It’s not too late to go back to class

According to current research, up to 65 percent of the jobs that children entering elementary school today will end up doing havenát even been invented yet. That’s an exciting thought but also a disquieting one.

The statistic has tremendous implications for what we need to be teaching children, and also for what today’s adult workers need to do to stay competitive for good jobs. New jobs and new job requirements are being created now.

To help the citizens of our state keep up with the changing world of work, Ohio has established a goal: by 2025, 65 percent of all working-age adults will have a credential or 2-year or 4-year degree. We have a long way to go – we’re at about 45 percent now. The target isn’t a moon shot, but it’s not going to be easy to achieve. Succeeding is important because employers go where they can find qualified workers.

Thousands of Ohioans are close to a degree or credential but didn’t quite finish. They’re maybe two or three semesters from getting a diploma or certificate.

These individuals are referred to as “stopped-out” students. They stopped-out of school typically because their lives got complicated. They ran out of money for tuition, they couldn’t manage working long hours and going to school, or maybe their family needed them.

Completing a credential or 2-year or 4-year degree can be life-changing, allowing individuals to earn more and move up the economic ladder. Georgetown University’s Center on Education and the Workforce estimates that individuals with a bachelor’s degree earn $800,000 more over their lifetimes than those with just some college; those with an associate’s degree earn $200,000 more. Credentials certifying a person has a skill also can lead to better opportunities.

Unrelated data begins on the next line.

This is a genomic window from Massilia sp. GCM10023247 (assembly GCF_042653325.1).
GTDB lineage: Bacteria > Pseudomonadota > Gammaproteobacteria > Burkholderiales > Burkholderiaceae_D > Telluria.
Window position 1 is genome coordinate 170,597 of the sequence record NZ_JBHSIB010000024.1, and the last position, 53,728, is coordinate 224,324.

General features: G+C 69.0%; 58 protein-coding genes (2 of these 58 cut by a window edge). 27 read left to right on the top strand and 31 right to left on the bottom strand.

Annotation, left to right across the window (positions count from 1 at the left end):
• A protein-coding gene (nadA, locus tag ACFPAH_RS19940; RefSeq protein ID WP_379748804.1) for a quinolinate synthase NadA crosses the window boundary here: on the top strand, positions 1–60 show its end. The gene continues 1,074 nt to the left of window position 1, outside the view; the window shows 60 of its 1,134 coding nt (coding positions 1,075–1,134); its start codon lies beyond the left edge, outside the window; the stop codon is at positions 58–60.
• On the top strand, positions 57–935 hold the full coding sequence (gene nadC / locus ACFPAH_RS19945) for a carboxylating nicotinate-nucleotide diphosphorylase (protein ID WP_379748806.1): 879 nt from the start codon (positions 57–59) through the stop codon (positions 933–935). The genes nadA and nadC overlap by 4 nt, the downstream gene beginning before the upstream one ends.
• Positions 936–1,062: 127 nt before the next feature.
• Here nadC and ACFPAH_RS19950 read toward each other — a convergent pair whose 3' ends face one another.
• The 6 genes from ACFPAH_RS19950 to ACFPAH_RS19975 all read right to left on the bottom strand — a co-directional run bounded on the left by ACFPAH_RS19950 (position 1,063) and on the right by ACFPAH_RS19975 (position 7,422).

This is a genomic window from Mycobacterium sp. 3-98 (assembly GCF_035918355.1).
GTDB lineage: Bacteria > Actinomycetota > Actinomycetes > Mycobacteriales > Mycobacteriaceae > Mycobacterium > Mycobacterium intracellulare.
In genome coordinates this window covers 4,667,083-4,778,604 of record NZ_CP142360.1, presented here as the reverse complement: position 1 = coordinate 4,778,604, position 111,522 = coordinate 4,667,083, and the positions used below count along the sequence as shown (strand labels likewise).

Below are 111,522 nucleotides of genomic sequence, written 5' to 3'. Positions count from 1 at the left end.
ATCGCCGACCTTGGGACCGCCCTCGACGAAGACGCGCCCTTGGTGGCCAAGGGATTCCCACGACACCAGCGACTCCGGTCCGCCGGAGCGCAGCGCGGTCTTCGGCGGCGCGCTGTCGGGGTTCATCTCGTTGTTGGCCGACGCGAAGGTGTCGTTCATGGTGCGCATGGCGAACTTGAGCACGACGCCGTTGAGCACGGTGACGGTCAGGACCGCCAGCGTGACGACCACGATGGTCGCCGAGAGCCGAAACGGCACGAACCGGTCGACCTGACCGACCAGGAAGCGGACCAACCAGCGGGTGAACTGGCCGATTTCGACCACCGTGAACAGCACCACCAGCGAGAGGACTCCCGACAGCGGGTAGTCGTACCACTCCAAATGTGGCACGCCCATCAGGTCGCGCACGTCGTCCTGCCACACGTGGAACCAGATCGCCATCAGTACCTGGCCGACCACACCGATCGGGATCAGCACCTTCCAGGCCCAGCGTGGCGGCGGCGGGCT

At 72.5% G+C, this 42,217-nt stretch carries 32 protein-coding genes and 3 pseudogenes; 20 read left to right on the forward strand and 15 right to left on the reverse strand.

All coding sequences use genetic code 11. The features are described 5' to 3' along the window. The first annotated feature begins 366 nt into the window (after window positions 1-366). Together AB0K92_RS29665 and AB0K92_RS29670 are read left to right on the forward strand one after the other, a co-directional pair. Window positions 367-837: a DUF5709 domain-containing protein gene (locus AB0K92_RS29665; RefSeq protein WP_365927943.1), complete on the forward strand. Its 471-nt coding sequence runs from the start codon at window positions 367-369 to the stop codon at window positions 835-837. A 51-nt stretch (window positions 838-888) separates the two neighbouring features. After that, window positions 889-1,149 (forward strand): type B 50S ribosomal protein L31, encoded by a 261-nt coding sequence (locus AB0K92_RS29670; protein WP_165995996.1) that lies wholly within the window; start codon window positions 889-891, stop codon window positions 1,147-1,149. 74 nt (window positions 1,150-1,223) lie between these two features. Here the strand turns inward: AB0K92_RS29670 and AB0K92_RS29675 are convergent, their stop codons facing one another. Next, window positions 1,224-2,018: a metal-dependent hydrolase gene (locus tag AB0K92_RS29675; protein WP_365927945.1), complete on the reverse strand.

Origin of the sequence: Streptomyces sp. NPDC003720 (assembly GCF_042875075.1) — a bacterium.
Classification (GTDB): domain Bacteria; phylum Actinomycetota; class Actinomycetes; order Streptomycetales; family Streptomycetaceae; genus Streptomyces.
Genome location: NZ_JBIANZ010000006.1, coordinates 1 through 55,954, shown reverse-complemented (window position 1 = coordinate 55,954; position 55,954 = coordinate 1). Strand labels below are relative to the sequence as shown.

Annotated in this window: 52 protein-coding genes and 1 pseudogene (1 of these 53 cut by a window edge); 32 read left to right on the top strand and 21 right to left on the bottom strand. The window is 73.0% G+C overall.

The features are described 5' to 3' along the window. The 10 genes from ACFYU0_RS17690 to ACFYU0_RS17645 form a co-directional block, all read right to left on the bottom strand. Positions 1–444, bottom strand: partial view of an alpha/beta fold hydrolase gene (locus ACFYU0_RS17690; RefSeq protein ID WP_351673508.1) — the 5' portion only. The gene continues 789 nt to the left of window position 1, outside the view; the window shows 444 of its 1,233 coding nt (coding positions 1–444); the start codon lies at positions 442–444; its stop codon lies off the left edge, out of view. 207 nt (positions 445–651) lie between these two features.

As a community, we need to reach those who need more education. Going back to school, especially in middle age, can be overwhelming. But colleges have all sorts of programs that recognize today’s students aren’t all age 18 and coming straight out of high school. Almost 4 in 10 students today are over 25, and they’re often working while going to school.

Nearby colleges offer flexible class schedules. They have tutors who can help enrollees brush up on their computer skills, which are essential not just for school, but also in the workplace. They have financial aid experts, and their admission counselors can help individuals get credit for on-the-job experience and learning and also for military service.

Fear of the unknown keeps many people from going back to school. They may not be aware that colleges have created pathway programs that make sure students take only the classes they need. Professors know that working adults don’t have time to waste, so class sequences are designed to get people through in the shortest amount of time possible.

As someone who formerly ran a manufacturing company, I know that competition is intense. Businesses aren’t just up against companies across the country; they have competitors from around the world. Employees in our community are great workers. They work hard, they’re loyal, and they’re problem-solvers. But without continuous education and training, without degrees and credentials, the best jobs may be out of reach.

Are you a stopped-out student? Give your college of choice a shot. Tell them what you need to come back. Ask them how long it will take to complete. Talk about what you need to do to get financial aid. Ask about getting credit for your work experience.

It’s never too late to go back to school ä especially for those who are looking for a better future, more opportunity and greater job security.

Bruce Beeghly has served on the Board of Trustees of Youngstown State University, the Ohio Board of Regents and the Liberty Local Board of Education. He formerly was the CEO of Altronic, Inc., a family-owned manufacturing company in Girard.